On July 2, Surdna grantee the Yale Project on Climate Change Communication released a working paper with results from a study showing the impact of recent "Climategate" scandals on the public perception of global warming climate scientists. The study found that the scandals had a significant negative effect on public beliefs in global warming and trust in scientists, although this loss in trust appears to have been primarily among individuals with a strongly individualistic worldview or politically conservative ideology. Interestingly, the study found that Americans overall continued to trust scientists more than any other source of information about global warming.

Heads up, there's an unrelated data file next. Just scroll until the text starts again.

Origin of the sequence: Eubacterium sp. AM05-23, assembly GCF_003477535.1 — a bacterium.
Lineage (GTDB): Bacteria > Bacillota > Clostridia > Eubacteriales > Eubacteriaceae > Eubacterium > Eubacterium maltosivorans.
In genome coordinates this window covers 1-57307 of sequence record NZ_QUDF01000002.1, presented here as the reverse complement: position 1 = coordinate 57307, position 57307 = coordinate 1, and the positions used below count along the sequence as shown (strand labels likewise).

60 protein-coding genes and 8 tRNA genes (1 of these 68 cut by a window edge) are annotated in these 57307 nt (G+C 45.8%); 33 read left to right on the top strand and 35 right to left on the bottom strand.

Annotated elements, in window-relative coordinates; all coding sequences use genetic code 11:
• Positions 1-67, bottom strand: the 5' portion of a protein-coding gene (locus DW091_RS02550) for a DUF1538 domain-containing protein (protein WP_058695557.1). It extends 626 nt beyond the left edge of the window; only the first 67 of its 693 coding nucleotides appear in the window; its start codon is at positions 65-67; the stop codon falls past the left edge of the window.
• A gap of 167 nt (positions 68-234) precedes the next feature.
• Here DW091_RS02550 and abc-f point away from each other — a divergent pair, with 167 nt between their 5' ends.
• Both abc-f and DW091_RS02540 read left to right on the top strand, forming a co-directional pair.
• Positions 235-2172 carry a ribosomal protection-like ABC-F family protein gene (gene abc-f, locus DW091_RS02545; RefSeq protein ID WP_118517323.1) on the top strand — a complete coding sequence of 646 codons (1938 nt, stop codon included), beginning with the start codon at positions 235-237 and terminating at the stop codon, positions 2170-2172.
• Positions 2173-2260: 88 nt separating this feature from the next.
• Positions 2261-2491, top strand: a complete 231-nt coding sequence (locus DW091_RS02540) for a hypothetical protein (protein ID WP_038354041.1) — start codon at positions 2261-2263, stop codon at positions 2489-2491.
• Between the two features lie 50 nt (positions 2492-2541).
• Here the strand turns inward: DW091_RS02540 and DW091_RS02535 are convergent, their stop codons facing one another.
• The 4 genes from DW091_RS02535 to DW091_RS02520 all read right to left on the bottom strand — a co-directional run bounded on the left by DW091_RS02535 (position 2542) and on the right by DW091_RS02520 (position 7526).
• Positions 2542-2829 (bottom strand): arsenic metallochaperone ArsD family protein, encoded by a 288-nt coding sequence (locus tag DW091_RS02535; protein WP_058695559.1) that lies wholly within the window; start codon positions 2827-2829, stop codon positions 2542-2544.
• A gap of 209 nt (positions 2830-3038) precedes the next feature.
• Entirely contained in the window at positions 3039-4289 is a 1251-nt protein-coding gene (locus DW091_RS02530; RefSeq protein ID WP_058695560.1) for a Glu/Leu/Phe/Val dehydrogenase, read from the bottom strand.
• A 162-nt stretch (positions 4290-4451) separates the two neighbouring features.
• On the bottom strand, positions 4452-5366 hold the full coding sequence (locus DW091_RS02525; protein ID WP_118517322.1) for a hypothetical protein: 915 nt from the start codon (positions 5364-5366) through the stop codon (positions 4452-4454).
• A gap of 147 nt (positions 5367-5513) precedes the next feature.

The authors of the paper note that these changes in opinion occurred during periods of a serious recession with high levels of unemployment, an intensely partisan political environment, and an unusually cold winter in many parts of the country. Given this context, the paper asks questions about whether future events may reverse these opinion trends as outside influences change and as Americans begin to directly experience and are taught to observe the impacts of climate change occurring locally, regionally, and nationally.